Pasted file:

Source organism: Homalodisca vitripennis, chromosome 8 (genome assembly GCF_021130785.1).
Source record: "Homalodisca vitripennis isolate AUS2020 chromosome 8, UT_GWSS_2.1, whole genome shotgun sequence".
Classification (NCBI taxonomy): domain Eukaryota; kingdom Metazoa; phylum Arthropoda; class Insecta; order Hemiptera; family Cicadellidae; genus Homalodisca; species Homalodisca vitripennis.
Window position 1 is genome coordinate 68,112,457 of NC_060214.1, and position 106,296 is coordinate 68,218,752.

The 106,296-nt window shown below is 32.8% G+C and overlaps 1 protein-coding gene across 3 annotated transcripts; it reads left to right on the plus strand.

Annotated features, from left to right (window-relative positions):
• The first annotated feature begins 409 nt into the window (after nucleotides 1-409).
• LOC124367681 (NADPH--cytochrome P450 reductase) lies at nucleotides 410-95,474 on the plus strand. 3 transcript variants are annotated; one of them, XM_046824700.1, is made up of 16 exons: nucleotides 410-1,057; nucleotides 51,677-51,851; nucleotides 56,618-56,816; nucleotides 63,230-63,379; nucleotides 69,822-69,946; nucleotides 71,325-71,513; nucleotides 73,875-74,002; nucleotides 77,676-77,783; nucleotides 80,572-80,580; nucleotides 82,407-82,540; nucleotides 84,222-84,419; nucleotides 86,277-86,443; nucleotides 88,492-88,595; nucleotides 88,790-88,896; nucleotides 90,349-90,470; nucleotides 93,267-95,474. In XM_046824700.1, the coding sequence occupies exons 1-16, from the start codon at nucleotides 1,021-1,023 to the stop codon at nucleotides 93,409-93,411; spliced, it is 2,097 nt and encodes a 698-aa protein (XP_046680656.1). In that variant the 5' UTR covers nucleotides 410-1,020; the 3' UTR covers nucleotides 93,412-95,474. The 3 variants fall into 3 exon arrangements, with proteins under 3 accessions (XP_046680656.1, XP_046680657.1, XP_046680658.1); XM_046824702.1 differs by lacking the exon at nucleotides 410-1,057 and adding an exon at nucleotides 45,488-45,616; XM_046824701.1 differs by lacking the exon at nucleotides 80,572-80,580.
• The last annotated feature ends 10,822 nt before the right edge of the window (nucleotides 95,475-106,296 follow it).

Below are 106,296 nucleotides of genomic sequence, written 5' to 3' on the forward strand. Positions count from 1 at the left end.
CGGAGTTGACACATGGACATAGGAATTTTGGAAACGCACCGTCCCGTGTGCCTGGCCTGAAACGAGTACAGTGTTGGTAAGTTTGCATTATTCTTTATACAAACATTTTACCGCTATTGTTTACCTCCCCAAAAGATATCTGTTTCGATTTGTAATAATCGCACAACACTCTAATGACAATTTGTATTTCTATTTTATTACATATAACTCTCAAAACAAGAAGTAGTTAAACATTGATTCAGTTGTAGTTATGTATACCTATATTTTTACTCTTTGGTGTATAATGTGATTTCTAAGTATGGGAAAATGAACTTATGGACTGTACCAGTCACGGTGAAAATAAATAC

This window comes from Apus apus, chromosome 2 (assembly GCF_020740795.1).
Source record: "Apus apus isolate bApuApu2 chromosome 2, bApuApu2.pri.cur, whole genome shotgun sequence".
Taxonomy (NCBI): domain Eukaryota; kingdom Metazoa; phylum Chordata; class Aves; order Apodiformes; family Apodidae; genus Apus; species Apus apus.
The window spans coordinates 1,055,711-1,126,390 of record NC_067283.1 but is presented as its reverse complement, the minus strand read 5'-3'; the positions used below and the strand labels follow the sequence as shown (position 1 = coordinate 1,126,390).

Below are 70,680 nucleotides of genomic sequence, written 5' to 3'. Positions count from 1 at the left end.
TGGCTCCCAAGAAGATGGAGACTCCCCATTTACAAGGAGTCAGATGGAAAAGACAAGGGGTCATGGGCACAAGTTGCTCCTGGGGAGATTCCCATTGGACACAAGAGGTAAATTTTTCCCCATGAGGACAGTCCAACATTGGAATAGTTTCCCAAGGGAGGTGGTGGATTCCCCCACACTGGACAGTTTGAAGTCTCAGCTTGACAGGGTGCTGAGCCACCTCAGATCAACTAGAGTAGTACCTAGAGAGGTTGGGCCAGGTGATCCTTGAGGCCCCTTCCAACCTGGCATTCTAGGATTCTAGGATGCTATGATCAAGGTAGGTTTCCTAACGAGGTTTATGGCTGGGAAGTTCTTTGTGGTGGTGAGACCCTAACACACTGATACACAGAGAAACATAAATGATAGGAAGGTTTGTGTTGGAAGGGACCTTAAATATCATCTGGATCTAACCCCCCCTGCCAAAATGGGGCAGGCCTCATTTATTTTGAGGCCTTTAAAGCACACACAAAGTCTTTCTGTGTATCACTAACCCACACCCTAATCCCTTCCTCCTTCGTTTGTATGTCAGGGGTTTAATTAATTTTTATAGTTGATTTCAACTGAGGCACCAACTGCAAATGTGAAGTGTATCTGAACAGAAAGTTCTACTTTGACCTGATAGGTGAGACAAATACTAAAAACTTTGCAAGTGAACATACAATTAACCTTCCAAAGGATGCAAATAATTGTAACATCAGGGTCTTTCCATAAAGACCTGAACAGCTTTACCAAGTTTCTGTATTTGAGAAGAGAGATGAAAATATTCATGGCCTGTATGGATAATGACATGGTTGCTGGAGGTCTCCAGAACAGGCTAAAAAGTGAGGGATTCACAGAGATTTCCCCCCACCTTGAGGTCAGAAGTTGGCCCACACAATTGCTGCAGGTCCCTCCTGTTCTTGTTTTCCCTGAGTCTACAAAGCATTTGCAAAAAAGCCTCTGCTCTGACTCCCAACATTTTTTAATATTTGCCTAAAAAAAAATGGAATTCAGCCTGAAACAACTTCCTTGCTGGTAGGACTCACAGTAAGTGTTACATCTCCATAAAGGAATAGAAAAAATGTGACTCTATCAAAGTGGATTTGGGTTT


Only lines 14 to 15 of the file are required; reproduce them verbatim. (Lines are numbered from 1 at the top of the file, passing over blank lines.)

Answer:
Taxonomy (NCBI): domain Eukaryota; kingdom Metazoa; phylum Chordata; class Aves; order Apodiformes; family Apodidae; genus Apus; species Apus apus.
The window spans coordinates 1,055,711-1,126,390 of record NC_067283.1 but is presented as its reverse complement, the minus strand read 5'-3'; the positions used below and the strand labels follow the sequence as shown (position 1 = coordinate 1,126,390).